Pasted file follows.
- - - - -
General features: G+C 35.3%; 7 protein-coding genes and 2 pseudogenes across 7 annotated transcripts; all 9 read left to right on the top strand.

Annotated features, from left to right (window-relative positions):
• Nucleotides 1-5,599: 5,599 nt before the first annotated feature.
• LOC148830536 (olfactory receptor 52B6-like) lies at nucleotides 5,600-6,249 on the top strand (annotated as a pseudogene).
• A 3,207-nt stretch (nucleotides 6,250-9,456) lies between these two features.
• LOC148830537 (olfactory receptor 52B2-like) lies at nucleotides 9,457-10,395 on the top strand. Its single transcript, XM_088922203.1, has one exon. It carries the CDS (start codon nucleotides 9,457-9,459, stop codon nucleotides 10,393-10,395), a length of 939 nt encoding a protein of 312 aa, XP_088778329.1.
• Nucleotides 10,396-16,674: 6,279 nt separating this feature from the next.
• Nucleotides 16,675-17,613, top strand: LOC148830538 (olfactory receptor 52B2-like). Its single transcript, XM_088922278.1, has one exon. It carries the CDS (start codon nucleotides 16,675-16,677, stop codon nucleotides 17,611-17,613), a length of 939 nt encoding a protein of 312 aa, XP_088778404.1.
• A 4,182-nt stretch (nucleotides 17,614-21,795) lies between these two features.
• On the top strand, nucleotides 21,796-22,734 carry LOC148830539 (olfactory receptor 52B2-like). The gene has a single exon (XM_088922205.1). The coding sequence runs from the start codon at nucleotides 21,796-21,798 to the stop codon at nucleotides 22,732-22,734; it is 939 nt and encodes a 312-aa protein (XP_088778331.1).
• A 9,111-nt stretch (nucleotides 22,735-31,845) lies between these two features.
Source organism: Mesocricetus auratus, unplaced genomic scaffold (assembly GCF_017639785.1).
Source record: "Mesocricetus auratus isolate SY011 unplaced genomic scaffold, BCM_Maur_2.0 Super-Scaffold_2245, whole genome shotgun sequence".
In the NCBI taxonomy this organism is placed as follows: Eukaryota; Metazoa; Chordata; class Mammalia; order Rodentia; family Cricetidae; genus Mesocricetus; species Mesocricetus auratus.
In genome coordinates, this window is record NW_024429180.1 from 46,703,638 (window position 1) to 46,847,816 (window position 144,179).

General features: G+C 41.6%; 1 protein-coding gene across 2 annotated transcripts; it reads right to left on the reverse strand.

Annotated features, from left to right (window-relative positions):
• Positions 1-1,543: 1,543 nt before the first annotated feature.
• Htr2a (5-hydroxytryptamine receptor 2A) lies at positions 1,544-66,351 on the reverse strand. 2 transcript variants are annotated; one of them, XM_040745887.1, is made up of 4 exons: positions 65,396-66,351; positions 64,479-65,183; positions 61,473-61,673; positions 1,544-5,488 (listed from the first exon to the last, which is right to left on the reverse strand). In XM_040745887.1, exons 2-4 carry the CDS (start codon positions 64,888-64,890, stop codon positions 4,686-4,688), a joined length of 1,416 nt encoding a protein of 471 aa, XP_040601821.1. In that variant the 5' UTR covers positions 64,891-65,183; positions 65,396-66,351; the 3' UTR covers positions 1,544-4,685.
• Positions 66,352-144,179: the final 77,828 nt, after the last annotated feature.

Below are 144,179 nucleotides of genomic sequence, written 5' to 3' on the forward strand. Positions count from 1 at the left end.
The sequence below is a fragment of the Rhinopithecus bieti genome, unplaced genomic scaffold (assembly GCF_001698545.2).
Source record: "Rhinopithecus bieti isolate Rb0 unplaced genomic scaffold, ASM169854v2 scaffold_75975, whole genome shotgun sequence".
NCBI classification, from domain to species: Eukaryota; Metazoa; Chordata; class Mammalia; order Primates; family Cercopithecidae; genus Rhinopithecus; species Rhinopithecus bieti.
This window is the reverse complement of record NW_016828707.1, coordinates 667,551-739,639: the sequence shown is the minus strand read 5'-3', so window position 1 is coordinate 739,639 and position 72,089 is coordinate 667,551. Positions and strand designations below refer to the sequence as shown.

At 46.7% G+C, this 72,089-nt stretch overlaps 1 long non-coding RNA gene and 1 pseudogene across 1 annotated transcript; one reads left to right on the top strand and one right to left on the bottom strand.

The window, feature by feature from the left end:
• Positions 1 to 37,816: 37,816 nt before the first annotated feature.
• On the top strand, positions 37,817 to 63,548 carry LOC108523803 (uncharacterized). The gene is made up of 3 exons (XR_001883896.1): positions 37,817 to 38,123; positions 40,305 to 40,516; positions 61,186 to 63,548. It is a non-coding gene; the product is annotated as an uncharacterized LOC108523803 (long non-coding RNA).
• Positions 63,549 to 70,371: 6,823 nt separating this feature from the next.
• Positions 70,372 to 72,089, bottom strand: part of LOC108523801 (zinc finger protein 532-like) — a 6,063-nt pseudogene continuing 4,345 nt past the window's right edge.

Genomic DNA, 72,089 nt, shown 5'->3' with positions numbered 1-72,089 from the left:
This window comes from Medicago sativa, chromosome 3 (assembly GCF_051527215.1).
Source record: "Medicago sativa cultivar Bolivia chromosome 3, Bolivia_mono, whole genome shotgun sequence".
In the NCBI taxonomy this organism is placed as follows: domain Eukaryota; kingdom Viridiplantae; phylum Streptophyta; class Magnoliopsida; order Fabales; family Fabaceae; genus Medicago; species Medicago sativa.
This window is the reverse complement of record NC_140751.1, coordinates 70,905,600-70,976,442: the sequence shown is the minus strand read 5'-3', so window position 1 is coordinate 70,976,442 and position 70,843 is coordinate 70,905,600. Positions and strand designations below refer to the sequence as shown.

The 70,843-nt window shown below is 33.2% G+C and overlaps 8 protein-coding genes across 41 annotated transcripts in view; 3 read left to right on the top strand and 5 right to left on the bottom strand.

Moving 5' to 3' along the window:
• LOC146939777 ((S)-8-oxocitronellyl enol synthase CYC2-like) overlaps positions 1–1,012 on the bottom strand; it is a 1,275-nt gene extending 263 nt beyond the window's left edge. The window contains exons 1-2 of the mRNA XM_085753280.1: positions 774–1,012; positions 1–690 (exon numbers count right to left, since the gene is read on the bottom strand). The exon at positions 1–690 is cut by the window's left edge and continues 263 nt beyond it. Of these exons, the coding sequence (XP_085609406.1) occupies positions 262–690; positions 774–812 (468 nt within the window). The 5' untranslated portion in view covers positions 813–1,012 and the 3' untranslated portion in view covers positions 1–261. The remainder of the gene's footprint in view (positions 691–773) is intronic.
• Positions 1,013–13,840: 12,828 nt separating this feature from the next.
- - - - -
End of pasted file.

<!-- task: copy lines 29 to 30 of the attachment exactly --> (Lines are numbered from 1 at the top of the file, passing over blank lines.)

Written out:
• On the top strand, positions 37,817 to 63,548 carry LOC108523803 (uncharacterized). The gene is made up of 3 exons (XR_001883896.1): positions 37,817 to 38,123; positions 40,305 to 40,516; positions 61,186 to 63,548. It is a non-coding gene; the product is annotated as an uncharacterized LOC108523803 (long non-coding RNA).
• Positions 63,549 to 70,371: 6,823 nt separating this feature from the next.